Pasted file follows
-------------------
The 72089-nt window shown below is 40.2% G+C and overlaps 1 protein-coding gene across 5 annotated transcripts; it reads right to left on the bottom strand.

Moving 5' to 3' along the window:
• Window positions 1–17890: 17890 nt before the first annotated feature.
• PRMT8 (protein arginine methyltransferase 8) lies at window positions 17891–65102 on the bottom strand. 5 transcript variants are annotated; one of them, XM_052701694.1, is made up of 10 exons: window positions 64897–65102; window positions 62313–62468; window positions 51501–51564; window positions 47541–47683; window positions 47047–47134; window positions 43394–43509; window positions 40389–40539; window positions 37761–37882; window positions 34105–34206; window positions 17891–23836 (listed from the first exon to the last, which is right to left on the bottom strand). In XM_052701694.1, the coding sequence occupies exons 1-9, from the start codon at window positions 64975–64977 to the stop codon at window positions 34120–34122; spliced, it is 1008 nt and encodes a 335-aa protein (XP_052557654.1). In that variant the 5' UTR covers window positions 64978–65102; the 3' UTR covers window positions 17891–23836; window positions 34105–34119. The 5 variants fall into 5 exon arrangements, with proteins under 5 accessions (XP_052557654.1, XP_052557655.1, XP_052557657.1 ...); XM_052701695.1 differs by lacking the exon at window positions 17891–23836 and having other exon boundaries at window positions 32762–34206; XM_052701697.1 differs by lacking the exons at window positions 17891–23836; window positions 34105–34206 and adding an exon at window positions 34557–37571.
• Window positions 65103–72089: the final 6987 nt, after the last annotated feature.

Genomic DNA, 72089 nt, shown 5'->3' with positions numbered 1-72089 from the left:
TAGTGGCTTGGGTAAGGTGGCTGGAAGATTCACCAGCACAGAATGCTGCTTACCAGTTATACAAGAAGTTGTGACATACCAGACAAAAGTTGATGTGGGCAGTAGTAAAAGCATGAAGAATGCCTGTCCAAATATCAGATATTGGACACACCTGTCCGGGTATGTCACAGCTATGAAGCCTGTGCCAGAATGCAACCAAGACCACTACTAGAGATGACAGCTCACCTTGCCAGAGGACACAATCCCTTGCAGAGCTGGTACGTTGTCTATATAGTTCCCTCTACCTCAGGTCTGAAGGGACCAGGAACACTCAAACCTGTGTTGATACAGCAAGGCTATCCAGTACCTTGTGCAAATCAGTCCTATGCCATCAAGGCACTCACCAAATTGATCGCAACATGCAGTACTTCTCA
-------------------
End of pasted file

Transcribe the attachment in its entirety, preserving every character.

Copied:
The 72089-nt window shown below is 40.2% G+C and overlaps 1 protein-coding gene across 5 annotated transcripts; it reads right to left on the bottom strand.

Moving 5' to 3' along the window:
• Window positions 1–17890: 17890 nt before the first annotated feature.
• PRMT8 (protein arginine methyltransferase 8) lies at window positions 17891–65102 on the bottom strand. 5 transcript variants are annotated; one of them, XM_052701694.1, is made up of 10 exons: window positions 64897–65102; window positions 62313–62468; window positions 51501–51564; window positions 47541–47683; window positions 47047–47134; window positions 43394–43509; window positions 40389–40539; window positions 37761–37882; window positions 34105–34206; window positions 17891–23836 (listed from the first exon to the last, which is right to left on the bottom strand). In XM_052701694.1, the coding sequence occupies exons 1-9, from the start codon at window positions 64975–64977 to the stop codon at window positions 34120–34122; spliced, it is 1008 nt and encodes a 335-aa protein (XP_052557654.1). In that variant the 5' UTR covers window positions 64978–65102; the 3' UTR covers window positions 17891–23836; window positions 34105–34119. The 5 variants fall into 5 exon arrangements, with proteins under 5 accessions (XP_052557654.1, XP_052557655.1, XP_052557657.1 ...); XM_052701695.1 differs by lacking the exon at window positions 17891–23836 and having other exon boundaries at window positions 32762–34206; XM_052701697.1 differs by lacking the exons at window positions 17891–23836; window positions 34105–34206 and adding an exon at window positions 34557–37571.
• Window positions 65103–72089: the final 6987 nt, after the last annotated feature.

Genomic DNA, 72089 nt, shown 5'->3' with positions numbered 1-72089 from the left:
TAGTGGCTTGGGTAAGGTGGCTGGAAGATTCACCAGCACAGAATGCTGCTTACCAGTTATACAAGAAGTTGTGACATACCAGACAAAAGTTGATGTGGGCAGTAGTAAAAGCATGAAGAATGCCTGTCCAAATATCAGATATTGGACACACCTGTCCGGGTATGTCACAGCTATGAAGCCTGTGCCAGAATGCAACCAAGACCACTACTAGAGATGACAGCTCACCTTGCCAGAGGACACAATCCCTTGCAGAGCTGGTACGTTGTCTATATAGTTCCCTCTACCTCAGGTCTGAAGGGACCAGGAACACTCAAACCTGTGTTGATACAGCAAGGCTATCCAGTACCTTGTGCAAATCAGTCCTATGCCATCAAGGCACTCACCAAATTGATCGCAACATGCAGTACTTCTCA